After four years of arguing with Ramakrishna, Vivekananda finally accepted Ramakrishna as his guru (teacher/mentor) and became his disciple (student). It was at that point that he took on the name Vivekananda, which means “the bliss of knowledge” (his given name was Narendranath Dutta). But to Vivekananda’s dismay, their relationship was cut short by Ramakrishna’s death in 1886.
Vivekananda was twenty-three years old. He had graduated from college but had not yet dedicated himself to a career. He was at one of life’s crossroads. Eventually he and some of Ramakrishna’s other disciples decided to form a monastic order to perpetuate Ramakrishna’s teachings. But Vivekananda was adamant that it must be different from the existing monastic orders in one respect: charitable service must be one of its key missions.
At that time, the prevailing interpretation of Hinduism embraced the caste system and the doctrine of karma. The two were a lethal combination because together they promoted the idea that the poorest castes deserved their station in life. Moreover, the prevailing view was that one’s spiritual welfare was more important than one’s temporal welfare. As a result, charitable service was not a priority for Hindu monastic orders.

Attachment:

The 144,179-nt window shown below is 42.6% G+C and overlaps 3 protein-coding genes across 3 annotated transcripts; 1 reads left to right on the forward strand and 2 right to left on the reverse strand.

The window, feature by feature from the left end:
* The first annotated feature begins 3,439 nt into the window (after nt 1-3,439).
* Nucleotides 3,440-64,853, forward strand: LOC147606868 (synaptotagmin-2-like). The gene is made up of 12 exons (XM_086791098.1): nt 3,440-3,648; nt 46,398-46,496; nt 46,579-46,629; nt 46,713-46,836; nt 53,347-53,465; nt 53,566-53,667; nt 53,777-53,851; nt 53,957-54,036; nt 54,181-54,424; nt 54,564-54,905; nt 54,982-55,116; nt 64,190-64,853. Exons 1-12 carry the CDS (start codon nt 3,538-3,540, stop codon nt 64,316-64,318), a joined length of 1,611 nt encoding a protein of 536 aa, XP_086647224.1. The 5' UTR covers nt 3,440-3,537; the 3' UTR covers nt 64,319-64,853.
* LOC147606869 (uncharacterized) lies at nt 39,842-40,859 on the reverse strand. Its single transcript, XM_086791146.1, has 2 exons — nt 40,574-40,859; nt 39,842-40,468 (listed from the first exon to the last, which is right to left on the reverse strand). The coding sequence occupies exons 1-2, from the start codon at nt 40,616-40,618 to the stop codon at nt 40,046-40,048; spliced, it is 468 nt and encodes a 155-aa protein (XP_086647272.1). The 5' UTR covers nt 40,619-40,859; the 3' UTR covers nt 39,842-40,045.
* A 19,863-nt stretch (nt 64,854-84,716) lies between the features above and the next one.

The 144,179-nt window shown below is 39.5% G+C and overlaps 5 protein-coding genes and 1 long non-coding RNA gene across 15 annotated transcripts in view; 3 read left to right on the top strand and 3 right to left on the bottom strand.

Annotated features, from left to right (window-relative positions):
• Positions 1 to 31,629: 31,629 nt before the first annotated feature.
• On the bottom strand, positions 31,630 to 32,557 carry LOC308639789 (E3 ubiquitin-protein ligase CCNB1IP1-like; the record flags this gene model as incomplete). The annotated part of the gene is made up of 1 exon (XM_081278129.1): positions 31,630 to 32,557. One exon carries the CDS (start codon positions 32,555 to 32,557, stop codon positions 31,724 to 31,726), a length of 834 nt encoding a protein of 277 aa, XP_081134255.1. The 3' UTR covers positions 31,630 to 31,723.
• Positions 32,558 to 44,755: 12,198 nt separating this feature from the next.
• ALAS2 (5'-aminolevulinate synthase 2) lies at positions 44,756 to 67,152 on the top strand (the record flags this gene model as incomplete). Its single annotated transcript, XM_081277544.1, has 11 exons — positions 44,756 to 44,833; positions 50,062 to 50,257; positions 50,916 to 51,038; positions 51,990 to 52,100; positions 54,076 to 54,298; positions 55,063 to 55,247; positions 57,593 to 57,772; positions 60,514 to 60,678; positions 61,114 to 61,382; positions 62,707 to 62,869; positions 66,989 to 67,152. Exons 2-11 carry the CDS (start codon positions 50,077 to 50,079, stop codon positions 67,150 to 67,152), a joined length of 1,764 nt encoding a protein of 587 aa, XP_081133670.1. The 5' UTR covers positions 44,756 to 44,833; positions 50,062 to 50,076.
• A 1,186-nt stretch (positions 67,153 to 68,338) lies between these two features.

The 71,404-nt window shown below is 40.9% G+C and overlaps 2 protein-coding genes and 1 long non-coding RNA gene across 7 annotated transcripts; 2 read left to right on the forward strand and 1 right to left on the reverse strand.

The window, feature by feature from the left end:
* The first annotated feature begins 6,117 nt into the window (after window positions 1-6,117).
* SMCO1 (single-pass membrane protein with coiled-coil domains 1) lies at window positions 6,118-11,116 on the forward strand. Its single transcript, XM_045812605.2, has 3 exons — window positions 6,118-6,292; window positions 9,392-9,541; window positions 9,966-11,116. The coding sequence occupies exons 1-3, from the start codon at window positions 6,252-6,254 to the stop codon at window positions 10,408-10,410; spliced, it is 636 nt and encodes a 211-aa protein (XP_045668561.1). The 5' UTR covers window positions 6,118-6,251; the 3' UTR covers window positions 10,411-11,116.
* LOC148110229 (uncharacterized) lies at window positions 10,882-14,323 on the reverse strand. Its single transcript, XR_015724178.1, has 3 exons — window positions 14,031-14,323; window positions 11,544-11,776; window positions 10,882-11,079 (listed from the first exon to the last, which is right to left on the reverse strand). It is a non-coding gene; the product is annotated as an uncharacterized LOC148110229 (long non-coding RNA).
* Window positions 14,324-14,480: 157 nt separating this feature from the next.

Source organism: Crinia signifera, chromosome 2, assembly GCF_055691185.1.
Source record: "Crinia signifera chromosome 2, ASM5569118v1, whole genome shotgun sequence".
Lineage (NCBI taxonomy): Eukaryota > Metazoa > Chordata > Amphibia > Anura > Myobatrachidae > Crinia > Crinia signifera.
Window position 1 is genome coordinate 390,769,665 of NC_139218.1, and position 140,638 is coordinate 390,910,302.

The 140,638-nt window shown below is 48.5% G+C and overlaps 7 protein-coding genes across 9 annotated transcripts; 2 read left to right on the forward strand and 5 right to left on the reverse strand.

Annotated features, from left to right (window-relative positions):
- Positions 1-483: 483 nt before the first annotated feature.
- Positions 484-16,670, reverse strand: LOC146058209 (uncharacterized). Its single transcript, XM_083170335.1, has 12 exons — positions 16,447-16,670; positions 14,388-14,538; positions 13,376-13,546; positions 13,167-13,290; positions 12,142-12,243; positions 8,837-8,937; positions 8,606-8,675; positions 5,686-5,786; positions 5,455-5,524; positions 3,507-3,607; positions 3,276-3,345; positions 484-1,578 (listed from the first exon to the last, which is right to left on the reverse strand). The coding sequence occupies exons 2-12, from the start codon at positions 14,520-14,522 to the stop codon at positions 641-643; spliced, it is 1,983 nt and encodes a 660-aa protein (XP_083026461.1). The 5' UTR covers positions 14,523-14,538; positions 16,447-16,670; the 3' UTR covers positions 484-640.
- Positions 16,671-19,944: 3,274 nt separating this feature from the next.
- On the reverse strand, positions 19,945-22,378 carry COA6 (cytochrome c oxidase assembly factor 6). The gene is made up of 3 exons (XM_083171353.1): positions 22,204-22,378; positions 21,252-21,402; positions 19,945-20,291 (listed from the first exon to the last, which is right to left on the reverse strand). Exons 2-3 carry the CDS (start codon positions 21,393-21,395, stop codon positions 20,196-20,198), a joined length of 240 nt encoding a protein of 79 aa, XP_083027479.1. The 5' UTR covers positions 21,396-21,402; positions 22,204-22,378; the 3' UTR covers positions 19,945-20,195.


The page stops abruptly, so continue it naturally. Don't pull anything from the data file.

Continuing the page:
Vivekananda strongly felt otherwise. He had studied Christianity in the British schools he’d attended, and he greatly admired the Christian emphasis on charity. Moreover, he did not consider spiritual and temporal welfare to be disconnected. “How can a person develop spirituality if he doesn’t have clothes to wear or food to eat?” he would ask. And so on Christmas Eve of 1896, Vivekananda and several of Ramakrishna’s other disciples met together and took their monastic vows, including a commitment to live as Jesus lived by serving the sick and the needy.
After taking his vows, Vivekananda decided to follow Hindu monastic tradition by wandering the countryside and meditating in the forest. He set out on foot taking only four possessions with him: a bowl, a staff, and his two favorite books–the Bhagavad Gita, and The Imitation of Christ by Thomas a Kempis.